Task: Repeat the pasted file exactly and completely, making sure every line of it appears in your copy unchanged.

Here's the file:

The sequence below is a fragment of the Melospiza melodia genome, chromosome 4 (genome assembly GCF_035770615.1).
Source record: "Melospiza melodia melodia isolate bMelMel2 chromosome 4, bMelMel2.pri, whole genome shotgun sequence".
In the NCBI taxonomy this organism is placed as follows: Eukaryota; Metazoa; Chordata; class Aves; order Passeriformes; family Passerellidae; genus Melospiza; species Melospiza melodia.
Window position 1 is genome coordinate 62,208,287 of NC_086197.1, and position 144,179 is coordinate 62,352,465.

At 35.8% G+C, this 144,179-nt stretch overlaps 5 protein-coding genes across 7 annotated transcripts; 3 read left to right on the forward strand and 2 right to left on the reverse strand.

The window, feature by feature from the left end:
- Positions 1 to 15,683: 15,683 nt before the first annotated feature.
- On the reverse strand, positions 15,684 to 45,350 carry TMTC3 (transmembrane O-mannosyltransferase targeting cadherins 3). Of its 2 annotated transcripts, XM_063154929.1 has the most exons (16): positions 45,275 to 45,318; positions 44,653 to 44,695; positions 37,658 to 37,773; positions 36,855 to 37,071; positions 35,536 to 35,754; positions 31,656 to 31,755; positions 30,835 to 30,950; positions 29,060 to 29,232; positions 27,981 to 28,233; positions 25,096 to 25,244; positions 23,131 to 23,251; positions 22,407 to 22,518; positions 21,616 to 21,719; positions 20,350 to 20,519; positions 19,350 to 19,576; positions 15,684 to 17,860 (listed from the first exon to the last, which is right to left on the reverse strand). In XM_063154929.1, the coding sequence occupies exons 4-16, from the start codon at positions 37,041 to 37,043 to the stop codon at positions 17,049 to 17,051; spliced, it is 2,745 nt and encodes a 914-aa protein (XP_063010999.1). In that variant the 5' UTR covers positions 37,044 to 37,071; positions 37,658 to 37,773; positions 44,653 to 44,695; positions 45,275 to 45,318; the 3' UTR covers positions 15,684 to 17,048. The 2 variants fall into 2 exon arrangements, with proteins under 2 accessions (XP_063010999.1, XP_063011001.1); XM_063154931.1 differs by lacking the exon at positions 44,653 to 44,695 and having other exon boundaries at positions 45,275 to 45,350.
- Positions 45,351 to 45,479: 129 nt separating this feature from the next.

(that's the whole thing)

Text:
The sequence below is a fragment of the Melospiza melodia genome, chromosome 4 (genome assembly GCF_035770615.1).
Source record: "Melospiza melodia melodia isolate bMelMel2 chromosome 4, bMelMel2.pri, whole genome shotgun sequence".
In the NCBI taxonomy this organism is placed as follows: Eukaryota; Metazoa; Chordata; class Aves; order Passeriformes; family Passerellidae; genus Melospiza; species Melospiza melodia.
Window position 1 is genome coordinate 62,208,287 of NC_086197.1, and position 144,179 is coordinate 62,352,465.

At 35.8% G+C, this 144,179-nt stretch overlaps 5 protein-coding genes across 7 annotated transcripts; 3 read left to right on the forward strand and 2 right to left on the reverse strand.

The window, feature by feature from the left end:
- Positions 1 to 15,683: 15,683 nt before the first annotated feature.
- On the reverse strand, positions 15,684 to 45,350 carry TMTC3 (transmembrane O-mannosyltransferase targeting cadherins 3). Of its 2 annotated transcripts, XM_063154929.1 has the most exons (16): positions 45,275 to 45,318; positions 44,653 to 44,695; positions 37,658 to 37,773; positions 36,855 to 37,071; positions 35,536 to 35,754; positions 31,656 to 31,755; positions 30,835 to 30,950; positions 29,060 to 29,232; positions 27,981 to 28,233; positions 25,096 to 25,244; positions 23,131 to 23,251; positions 22,407 to 22,518; positions 21,616 to 21,719; positions 20,350 to 20,519; positions 19,350 to 19,576; positions 15,684 to 17,860 (listed from the first exon to the last, which is right to left on the reverse strand). In XM_063154929.1, the coding sequence occupies exons 4-16, from the start codon at positions 37,041 to 37,043 to the stop codon at positions 17,049 to 17,051; spliced, it is 2,745 nt and encodes a 914-aa protein (XP_063010999.1). In that variant the 5' UTR covers positions 37,044 to 37,071; positions 37,658 to 37,773; positions 44,653 to 44,695; positions 45,275 to 45,318; the 3' UTR covers positions 15,684 to 17,048. The 2 variants fall into 2 exon arrangements, with proteins under 2 accessions (XP_063010999.1, XP_063011001.1); XM_063154931.1 differs by lacking the exon at positions 44,653 to 44,695 and having other exon boundaries at positions 45,275 to 45,350.
- Positions 45,351 to 45,479: 129 nt separating this feature from the next.